National Nurse United has condemned the water shut-offs in the bankrupt city of Detroit as a threat to health disporportionately affecting the poor.
NNU, a national union for registered nurses, has called for an immediate halt of all water shut-offs to address health concerns and human rights violations, and declared the situation a public health emergency in a press release Monday.
The water cut-offs are a “disgraceful attack on the basic human right of access to safe, clean water,” NNU Co-President Jean Ross said, which also announced a march in Detroit planned for Friday. According to New Scientist, the Detroit Water and Sewerage Department (DWSD) shuts off water to accounts that have not paid their bills in more than 60 days or have an unsettled balance exceeding $150.
“Many of the properties that we shut off are actually vacant structures, not occupied homes,” Director Sue McCormick said in a statement released in June.
Spokeswoman Curtrise Garner told New Scientist more than 15,000 homes have lost access to water since the city began the shut-offs.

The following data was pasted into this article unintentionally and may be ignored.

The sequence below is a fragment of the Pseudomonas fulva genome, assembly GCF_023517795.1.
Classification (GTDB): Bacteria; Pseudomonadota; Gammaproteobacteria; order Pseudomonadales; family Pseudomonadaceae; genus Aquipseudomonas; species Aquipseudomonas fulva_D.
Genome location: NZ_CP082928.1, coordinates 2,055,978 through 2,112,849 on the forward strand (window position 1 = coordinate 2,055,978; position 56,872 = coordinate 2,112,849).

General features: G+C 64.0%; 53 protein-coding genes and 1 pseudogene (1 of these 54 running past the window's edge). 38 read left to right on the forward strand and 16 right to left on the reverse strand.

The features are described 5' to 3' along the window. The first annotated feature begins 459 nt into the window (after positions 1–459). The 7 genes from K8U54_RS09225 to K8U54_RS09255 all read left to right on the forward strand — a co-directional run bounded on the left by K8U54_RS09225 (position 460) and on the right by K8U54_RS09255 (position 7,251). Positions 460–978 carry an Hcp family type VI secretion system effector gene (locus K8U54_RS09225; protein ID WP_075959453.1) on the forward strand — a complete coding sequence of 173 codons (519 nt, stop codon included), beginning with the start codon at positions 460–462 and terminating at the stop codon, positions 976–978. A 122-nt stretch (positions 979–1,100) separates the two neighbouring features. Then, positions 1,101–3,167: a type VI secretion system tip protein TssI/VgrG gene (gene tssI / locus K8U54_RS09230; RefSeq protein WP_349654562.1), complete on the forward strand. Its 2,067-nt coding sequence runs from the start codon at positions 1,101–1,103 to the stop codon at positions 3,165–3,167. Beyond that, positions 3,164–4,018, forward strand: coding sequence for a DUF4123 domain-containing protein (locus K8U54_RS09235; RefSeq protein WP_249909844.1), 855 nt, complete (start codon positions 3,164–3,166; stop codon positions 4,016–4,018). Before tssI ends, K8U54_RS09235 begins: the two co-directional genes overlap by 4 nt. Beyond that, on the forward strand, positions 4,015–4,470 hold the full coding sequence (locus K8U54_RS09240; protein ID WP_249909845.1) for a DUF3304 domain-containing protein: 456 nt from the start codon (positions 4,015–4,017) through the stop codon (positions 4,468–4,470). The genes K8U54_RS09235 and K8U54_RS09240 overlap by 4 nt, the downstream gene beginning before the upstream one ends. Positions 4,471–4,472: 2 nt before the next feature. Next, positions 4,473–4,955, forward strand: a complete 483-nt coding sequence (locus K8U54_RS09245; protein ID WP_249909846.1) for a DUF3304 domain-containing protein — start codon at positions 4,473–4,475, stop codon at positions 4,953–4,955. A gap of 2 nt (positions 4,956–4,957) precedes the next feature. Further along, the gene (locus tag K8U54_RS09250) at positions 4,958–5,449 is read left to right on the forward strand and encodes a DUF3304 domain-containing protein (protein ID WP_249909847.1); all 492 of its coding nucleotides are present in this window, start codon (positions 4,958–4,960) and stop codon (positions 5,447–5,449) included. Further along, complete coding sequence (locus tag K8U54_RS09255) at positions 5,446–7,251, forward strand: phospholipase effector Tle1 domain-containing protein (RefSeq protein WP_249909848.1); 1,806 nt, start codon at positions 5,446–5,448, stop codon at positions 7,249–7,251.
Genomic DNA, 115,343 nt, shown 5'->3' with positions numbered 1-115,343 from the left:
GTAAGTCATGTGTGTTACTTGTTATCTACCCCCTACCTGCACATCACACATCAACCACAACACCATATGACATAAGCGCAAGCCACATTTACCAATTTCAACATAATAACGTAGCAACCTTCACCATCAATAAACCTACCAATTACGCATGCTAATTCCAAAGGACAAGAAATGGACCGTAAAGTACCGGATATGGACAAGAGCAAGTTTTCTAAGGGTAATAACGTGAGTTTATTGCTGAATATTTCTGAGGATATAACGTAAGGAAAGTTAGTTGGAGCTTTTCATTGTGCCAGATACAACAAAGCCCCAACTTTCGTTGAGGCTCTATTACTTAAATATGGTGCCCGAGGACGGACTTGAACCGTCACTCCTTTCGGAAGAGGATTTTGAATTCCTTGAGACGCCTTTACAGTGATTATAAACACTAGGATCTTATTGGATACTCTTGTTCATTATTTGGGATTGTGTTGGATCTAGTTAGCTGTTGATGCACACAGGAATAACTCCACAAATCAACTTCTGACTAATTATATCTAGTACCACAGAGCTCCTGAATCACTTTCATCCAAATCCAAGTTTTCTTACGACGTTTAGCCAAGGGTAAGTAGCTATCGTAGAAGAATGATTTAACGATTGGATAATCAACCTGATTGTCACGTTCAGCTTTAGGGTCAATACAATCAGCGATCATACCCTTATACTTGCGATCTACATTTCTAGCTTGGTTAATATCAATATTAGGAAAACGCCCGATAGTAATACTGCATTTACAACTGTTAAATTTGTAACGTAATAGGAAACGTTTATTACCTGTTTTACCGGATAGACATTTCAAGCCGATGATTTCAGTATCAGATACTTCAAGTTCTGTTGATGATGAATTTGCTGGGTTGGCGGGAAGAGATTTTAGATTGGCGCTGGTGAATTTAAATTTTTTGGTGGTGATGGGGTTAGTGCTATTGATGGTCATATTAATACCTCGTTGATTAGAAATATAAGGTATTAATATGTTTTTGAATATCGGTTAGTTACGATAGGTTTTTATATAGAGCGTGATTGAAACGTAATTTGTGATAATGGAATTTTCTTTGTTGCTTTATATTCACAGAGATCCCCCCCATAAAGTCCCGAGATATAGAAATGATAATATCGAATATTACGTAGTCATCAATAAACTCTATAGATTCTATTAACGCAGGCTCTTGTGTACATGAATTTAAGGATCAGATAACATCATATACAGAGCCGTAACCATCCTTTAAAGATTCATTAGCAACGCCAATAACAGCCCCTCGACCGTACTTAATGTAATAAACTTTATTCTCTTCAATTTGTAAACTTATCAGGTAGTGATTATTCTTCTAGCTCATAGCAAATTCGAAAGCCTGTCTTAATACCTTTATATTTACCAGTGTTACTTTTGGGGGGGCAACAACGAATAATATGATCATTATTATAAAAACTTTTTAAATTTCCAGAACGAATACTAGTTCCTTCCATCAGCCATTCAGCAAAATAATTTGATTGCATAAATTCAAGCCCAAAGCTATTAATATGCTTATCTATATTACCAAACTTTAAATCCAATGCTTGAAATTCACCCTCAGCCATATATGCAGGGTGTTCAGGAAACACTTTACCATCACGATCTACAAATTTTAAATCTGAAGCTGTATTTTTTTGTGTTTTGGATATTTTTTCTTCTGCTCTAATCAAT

“What we are providing is a service. People don't have to go without water, but somebody has to pay for it."
However, NNU is not the only group to condemn the city's actions. The United Nations recently declared the situation in Detroit a violation of human rights because poor African-Americans are disproportionately affected.
In the last decade water rates have increased by 119 percent, meaning “when there is genuine inability to pay, human rights simply forbid disconnections,” said Catarina de Albuquerque, an expert on the human right to water and sanitation, a U.N. statement said.
The U.N. said 783 million people do not have access to clean water, 2.6 billion do not have access to adequate sanitation and now there are hundreds of Detroit residents being added to that list.
"Lack of water, like unsafe sanitation, is a major health disaster that can lead to disease outbreaks and pandemics. The city must end this shutoff now,” Ross continued. The U.N. estimates as many as 8 million people worldwide die from water related disease and disaster.